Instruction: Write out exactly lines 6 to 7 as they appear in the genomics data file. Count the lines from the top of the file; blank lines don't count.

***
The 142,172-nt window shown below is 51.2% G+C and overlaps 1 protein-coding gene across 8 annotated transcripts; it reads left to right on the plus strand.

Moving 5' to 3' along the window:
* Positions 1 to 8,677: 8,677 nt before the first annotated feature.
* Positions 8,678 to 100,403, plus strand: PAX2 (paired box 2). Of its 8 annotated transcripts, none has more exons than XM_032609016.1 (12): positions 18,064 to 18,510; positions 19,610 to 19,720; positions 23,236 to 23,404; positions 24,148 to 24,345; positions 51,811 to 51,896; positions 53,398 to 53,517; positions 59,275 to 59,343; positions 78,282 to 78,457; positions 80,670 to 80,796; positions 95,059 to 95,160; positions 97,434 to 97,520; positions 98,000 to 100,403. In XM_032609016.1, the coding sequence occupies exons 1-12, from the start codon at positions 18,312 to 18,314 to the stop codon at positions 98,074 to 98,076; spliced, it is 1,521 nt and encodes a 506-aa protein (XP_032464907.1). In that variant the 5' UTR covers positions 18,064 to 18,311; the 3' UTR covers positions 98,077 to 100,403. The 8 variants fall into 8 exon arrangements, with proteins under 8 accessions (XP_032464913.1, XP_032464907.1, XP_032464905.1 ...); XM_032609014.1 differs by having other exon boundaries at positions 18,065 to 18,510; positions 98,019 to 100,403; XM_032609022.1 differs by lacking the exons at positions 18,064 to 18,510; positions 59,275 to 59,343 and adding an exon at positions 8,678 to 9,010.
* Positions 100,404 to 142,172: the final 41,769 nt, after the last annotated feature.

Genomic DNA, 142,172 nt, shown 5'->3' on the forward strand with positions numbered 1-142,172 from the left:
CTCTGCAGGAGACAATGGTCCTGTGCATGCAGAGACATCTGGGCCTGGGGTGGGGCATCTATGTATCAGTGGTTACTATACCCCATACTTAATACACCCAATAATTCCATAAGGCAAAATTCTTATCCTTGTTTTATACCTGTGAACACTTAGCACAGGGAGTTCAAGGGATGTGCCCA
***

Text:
Genomic DNA, 142,172 nt, shown 5'->3' on the forward strand with positions numbered 1-142,172 from the left:
CTCTGCAGGAGACAATGGTCCTGTGCATGCAGAGACATCTGGGCCTGGGGTGGGGCATCTATGTATCAGTGGTTACTATACCCCATACTTAATACACCCAATAATTCCATAAGGCAAAATTCTTATCCTTGTTTTATACCTGTGAACACTTAGCACAGGGAGTTCAAGGGATGTGCCCA